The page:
Don't get excited, this happened two weeks ago but I've been so busy with the holidays I didn't get a chance to finish it till tonight.
The wind turned my house into a junk yard.
Three days of howling wind blew tumbleweeds into my front yard where they stacked up eight foot tall, my pool was full of dirt and leaves and the cleaner was choked up every hour where it would simply give up. I spent all day cleaning up the mess, pulling out thick tumbleweeds and smashing them one by one into little pieces, both of my garden and regular trash cans were completely filled with tiny tumbleweed sticks. The warm air howled and made it feel more like late summer than winter. There were still christmas trees to get and cards to write up as well.
But there was one ray of hope and it was this: when the santa anas blow that hard it typically clears up the water around the hard reefs. This would be a blessing from the 5' vis which plagued the various Oaks Reefs located around my dive areas.
During my break at work I ran up to the bluffs and looked over, now that the wind was subsiding the water had finally calmed and even though there was a little swell I immediately noticed a blue coloration. Hell ya! At lunch I grabbed my gear and jumped into the car and drove out to Oaks Reef. The water was cold but the visibility was the best I've had all year, easily 40' and much clearer than even Catalina lately. I could see schools of smelt rushing through the shallows and hoped I'd spy a halibut in the surf, unfortunately it was way too clear. I kicked over to the reef and was delighted to see a big school of sargo moving in and out of the rocks. Small lobster poked their antennae out and I started working each rockpile.
There were no legals to be found today, just a few shorts. I worked to the outside and saw a 24" white seabass moving in and out of the rocks, his banding dark from excitement of chasing the bait. It was encouraging to see. There were a lot of sandbass hanging around and I saw some gigantic black croaker in the holes as they nervously avoided the light. It didn't matter I didn't have a gun, just my light and bug bag. I thoroughly enjoyed watching the reef and in short time my lunch was over and I was headed back to work.
As soon as I could get freed from my hard labor, I grabbed my other set of gear and gave everyone the finger as I left and drove to another Oaks Reef. When I got there I was pleased to see I wouldn't have to fight for parking and as I looked over the cliff I noticed the swell was as predicted, very small with a long period. I suited up and grabbed everything and headed towards the shore.
It was dusk as I kicked lazily around, inspecting holes and trying to get through kelp. The kelp was especially thick as the low tide made it gather on the surface and it was a major PITA to get through. I only saw shorts for the first half hour, it looked like it was going to be a slow night and then I nabbed a decent one sitting just on the outside of it's cave. As i dropped down and lit up another I saw a fat tail and body, before the bug could move away I made a mental note where the bug was and dropped the light and made a grab for the head and the tail. The bug was big enough to be aproblem and it kicked all over and the sharp spines tore up my hands and then my wetsuit as I positioned it on my chest before dropping it in the bag. This particular Oaks reef is a high traffic area and I don't see a lot of big bugs here. I was delighted to have two nice bugs in the bag within an hour and even if the night ended there I would have been happy.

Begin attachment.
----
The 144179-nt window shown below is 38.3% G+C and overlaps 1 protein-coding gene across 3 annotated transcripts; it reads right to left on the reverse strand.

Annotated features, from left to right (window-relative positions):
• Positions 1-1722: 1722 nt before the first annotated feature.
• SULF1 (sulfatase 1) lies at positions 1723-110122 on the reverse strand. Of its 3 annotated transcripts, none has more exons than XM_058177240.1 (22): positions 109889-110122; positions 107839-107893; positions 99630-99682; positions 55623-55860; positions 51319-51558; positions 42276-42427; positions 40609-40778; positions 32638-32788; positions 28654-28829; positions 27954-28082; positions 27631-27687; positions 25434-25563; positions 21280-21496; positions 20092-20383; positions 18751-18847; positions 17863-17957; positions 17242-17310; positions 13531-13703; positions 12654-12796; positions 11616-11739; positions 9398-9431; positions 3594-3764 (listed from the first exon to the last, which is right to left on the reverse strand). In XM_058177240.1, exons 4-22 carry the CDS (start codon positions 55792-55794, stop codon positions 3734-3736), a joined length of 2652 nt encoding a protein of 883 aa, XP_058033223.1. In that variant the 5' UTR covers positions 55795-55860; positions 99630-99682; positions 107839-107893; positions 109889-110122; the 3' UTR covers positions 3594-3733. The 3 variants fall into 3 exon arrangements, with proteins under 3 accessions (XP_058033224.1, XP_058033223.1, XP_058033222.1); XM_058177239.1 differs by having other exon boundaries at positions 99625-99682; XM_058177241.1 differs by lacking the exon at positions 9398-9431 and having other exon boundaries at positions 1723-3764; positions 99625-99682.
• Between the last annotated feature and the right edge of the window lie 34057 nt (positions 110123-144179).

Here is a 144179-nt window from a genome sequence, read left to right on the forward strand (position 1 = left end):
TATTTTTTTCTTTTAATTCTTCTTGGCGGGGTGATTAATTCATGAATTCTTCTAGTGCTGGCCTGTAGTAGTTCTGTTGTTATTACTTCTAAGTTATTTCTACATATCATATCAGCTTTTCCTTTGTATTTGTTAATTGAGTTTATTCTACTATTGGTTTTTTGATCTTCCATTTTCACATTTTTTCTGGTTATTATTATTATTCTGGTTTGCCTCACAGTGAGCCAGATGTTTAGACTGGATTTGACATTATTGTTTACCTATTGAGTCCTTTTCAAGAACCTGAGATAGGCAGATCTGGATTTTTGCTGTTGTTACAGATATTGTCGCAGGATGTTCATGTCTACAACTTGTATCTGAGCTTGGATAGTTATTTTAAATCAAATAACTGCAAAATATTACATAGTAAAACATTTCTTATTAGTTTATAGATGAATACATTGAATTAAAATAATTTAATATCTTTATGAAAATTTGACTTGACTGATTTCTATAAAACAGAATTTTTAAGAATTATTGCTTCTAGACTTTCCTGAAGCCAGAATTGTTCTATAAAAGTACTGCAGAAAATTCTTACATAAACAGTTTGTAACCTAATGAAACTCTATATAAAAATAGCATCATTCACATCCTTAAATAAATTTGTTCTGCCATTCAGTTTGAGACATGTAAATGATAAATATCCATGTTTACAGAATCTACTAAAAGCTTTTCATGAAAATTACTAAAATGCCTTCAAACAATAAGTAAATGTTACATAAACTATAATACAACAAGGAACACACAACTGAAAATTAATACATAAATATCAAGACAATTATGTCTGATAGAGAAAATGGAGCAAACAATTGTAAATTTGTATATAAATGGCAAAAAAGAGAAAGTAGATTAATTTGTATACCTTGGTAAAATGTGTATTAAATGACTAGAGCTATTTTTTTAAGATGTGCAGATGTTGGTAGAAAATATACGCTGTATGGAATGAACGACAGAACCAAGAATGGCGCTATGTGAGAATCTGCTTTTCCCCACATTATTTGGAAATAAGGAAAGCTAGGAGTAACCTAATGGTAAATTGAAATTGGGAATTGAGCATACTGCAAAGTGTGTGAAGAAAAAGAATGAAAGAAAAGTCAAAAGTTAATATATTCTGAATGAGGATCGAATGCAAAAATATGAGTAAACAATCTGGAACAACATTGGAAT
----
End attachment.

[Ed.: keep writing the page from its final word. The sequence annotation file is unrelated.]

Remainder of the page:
I saw small octopus moving silently around the bottom and moray eels with their mouth gaping. I saw big rockfish and goats holed up. There was only the sound of waves crashing on the shore, there were no boats out tonight and I was all alone. A lot of people don't really get the solitude of a solo dive and it's something that I really look forward to. When people ask me why I do it, I tell them because it turns off the world, I don't have to think about traffic, my work, or any other worries, it destresses me and calms my brain. I simply zone out on everything except for controlling my breathing, watching plankton light up as I extend my hands, and thinking where the bugs might be. I don't think or worry about anything that normally plagues my brain. I watch the lights twinkle in the distance and see the moon slowly rising above the horizon.
On another drop I saw what looked like a big antennae and sure enough saw a big bug being pushed out of his favorite spot by a monsterous sheephead trying to get some rest. I grabbed it by the side and repeated the process and had a fat 4 lber in the bag. I checked all over and then slowly started getting the bugs one by one. I had 6 and was headed back to shore confident I could find the 7th and sure enough on one drop saw a fat one scurrying back on the backside of a big boulder, I grabbed it as well and my bag was full. Woodys Mutiny Bug Bag and gauges are getting quite a work out this year.
On the way back I passed on a few legals that were just coming out of their holes. but I already had my limit. King Poseidon decided to not beat my ass and I was able to swim thru the rocks with a easy exit. Climbing back up the hill with a bag full of bugs proved challenging, but I made it in time and was in high spirits on my way back to my car. I rinsed off and changed into my dry clothes and headed home. The bugs weren't big compared to the monsters you guys get but it was a healthy mid twenty pound limit, the biggest shore dive limit of mine to date!
I shared some of them with my coworkers, but my kid has been bugging me for some of his favorite pesto lobster pasta and lobster miso soup so we also ate that for a few nights.
Get out there guys, we've still got a few months to go!
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